Renewable energy resources in India have also witnessed revolutionary growth in the past decade. The cost of producing electricity from solar power has fallen by 80% since 2008 and from wind power by 60%.

As per the World Economic Forum, unsubsidized solar and wind energy are already projected to become cheaper than coal and natural gas in more than 60% of the world in the next few years. These can be the biggest sources of electricity generation in India.

But key factors for the adoption of EVs over fossil fuel-powered vehicles are cheap battery production and the availability of EV charging stations.

China has raced past the United States with its EV charging infrastructure. The US has about 52,000 public charging stations in 2023, Europe about 400,000, and China about 1.2 million.

India envisions a future where 30% of new vehicle sales will be electric by 2030. A substantial amount of battery storage is needed to facilitate this shift - a staggering 34 GW or 136 GWh to support the additional 450 GW of renewables.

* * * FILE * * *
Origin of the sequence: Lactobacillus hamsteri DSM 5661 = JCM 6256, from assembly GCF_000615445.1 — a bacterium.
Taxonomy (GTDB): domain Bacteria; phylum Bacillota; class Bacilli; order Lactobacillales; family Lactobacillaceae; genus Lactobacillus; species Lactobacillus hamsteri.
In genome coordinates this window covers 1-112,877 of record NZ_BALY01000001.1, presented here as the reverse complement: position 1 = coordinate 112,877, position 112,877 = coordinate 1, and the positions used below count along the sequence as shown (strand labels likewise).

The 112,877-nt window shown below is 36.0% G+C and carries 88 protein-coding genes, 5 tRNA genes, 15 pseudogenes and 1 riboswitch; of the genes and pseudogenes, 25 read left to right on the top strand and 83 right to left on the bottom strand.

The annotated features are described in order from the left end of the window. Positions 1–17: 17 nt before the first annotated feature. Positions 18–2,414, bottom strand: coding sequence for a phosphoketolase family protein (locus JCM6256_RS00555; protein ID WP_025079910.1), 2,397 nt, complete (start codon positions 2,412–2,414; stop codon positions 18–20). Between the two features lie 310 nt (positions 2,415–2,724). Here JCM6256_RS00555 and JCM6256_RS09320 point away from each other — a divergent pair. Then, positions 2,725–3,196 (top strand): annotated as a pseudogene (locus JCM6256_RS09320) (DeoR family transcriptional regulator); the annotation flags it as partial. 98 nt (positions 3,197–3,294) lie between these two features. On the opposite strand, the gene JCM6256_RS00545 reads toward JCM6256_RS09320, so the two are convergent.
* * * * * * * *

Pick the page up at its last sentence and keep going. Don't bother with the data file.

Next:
According to the International Energy Agency, these projections position India as a global leader in energy storage, with expectations of reaching 200 GWh by 2040.

In September 2023, the government approved a funding scheme for the creation of a robust storage system for excess wind and solar power produced.

A total of 4,000 megawatt-hours (MWh) of Battery Energy Storage System (BESS) projects will be developed by FY31 under the scheme. An initial outlay of 94 bn has been provided under the scheme.

So, government support for developing battery technology is a given. Moreover, lithium-ion batteries have come to the forefront of the energy storage revolution.

Their versatility has led to applications in consumer electronics, energy storage, and electric vehicles. Advancements in technology have also led to significant cost reductions, making them an increasingly viable choice.